CoreGuard can even stop the exploitation of zero-day vulnerabilities because it’s designed to stop entire classes of attack, not specific known threats. That means if a buffer overflow vulnerability is discovered in the firmware of a system, today, tomorrow, or 10 years from now, CoreGuard would stop it. 

CoreGuard comes with a base set of micropolicies that stop the most common and severe types of attacks that plague every system, and piece of software, regardless of industry or application, including buffer overflow and code injection attacks. On top of the base set, you can layer on additional security defenses, like protection against data exfiltration and data modification attacks, or functional safety for critical systems. 

Now, let’s take a look at a real-life firmware attack and discuss how CoreGuard could have stopped it. 

In September 2011, a malware, called Duqu, exploited a zero-day vulnerability in the Microsoft Windows firmware. Duqu was found to be nearly identical to the infamous Stuxnet worm that temporarily crippled the Iranian nuclear program two years prior.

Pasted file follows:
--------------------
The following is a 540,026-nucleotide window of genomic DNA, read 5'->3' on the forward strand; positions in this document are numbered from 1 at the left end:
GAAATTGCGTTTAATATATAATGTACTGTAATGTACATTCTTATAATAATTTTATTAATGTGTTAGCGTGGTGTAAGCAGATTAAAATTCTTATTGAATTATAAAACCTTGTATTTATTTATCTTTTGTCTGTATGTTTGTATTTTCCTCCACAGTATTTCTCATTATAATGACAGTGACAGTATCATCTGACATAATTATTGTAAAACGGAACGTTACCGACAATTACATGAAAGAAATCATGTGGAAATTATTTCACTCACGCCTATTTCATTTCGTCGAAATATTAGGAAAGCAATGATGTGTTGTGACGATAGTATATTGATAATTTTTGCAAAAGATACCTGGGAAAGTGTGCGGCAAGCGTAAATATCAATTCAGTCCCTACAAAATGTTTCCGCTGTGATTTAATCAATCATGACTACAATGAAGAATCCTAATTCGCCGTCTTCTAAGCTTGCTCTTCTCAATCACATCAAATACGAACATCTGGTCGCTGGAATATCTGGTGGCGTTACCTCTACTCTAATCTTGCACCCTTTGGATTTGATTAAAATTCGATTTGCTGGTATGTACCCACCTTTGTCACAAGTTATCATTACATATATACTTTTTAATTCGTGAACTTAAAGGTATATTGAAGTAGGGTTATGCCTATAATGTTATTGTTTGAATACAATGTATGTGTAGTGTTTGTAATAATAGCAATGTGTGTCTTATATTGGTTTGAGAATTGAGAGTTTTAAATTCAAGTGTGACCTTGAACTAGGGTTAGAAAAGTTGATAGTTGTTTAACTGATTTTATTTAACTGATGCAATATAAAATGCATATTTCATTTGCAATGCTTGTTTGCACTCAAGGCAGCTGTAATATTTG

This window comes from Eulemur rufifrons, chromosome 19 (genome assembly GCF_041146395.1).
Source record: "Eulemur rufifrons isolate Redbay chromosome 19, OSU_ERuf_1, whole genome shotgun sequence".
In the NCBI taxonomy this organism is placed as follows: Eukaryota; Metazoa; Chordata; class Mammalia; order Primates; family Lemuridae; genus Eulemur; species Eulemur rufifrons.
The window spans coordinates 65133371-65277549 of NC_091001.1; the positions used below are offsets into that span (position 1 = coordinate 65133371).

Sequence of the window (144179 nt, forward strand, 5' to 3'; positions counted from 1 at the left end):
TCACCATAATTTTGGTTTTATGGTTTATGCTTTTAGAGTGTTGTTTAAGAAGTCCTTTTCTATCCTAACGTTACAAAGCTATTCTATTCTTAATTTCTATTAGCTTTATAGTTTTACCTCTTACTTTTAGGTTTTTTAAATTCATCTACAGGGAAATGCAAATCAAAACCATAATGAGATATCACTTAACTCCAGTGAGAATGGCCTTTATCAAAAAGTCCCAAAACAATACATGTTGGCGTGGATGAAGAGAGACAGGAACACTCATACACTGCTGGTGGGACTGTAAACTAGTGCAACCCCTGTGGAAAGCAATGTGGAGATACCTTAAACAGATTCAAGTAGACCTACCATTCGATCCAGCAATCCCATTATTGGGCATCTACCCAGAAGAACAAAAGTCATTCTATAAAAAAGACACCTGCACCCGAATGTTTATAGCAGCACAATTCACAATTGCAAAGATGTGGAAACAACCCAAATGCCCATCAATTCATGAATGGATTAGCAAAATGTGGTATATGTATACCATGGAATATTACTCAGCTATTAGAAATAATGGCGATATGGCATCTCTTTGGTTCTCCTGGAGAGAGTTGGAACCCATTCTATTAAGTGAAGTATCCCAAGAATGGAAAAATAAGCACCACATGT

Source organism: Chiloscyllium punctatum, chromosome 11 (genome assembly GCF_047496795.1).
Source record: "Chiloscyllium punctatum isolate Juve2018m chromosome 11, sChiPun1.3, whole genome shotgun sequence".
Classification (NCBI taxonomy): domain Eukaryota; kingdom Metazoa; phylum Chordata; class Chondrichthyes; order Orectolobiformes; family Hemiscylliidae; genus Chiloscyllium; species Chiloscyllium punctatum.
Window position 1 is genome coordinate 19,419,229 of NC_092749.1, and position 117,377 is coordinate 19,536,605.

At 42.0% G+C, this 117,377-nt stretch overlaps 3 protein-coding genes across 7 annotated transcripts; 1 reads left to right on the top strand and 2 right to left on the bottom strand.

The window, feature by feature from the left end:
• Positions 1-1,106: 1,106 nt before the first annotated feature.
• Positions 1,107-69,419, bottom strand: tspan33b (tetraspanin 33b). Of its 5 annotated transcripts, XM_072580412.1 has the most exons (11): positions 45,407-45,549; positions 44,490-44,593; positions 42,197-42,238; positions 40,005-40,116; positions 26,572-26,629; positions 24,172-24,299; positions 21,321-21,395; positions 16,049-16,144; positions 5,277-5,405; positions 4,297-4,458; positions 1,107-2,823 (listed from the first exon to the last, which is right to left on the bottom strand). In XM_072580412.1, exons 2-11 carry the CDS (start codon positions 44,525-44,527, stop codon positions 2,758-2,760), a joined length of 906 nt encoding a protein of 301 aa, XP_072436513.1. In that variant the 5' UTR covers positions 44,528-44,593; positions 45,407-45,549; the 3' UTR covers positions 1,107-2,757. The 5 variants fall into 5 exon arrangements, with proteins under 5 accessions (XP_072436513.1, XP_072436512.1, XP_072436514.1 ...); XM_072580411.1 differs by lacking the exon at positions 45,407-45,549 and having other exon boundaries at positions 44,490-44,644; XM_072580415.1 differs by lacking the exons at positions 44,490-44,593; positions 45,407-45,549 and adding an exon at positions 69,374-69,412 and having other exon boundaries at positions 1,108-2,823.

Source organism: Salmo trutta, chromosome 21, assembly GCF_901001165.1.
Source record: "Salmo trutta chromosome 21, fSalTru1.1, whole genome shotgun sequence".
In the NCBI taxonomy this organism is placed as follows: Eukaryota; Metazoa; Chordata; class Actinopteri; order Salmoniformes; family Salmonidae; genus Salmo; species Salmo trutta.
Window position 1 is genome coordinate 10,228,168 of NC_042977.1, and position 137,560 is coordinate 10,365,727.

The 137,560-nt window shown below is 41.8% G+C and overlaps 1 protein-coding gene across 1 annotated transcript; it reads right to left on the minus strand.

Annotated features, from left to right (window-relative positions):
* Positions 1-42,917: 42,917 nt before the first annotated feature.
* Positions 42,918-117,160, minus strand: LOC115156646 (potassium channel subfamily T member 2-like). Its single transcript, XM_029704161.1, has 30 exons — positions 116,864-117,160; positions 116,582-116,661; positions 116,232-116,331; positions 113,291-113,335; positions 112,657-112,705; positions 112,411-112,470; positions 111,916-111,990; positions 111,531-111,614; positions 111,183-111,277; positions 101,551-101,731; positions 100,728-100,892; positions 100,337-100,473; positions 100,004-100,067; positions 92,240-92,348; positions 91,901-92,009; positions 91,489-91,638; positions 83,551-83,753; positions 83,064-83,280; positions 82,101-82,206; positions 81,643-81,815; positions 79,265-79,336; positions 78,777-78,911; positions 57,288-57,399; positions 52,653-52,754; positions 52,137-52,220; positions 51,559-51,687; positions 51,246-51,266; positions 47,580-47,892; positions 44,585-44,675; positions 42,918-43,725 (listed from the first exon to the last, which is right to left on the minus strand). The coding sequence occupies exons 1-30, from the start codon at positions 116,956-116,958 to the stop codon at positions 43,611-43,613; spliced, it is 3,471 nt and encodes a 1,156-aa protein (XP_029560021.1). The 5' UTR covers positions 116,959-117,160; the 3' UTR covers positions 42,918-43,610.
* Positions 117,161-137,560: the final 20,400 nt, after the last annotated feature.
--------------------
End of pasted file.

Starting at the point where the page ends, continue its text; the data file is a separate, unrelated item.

Coincidentally, the Stuxnet attack was the reason Dover’s CoreGuard technology was created in the first place. In 2010, the DARPA-funded CRASH program was created with the purpose of finding a solution that could defend against cyberattacks, like Stuxnet, that come across the network.

Network-based attacks almost primarily start out by exploiting a simple vulnerability in the software, like a buffer overflow. Our Heap micropolicy protects memory on the heap by assigning a color to the buffer where the data resides, as well as the pointer to that buffer. The micropolicy dictates that an instruction cannot write data to a buffer with a color that doesn’t match the color of the pointer to the buffer. If an attacker tries to overflow a buffer and write data to a non-matching buffer vs the pointer, CoreGuard issues a violation and stops it from executing before any damage can be done.

To learn more about how CoreGuard can protect against the exploitation of vulnerabilities in any layer of the softwares stack, including the firmware, download The Cybersecurity Stack: Defending Embedded Systems with a Defense-in-Depth Approach.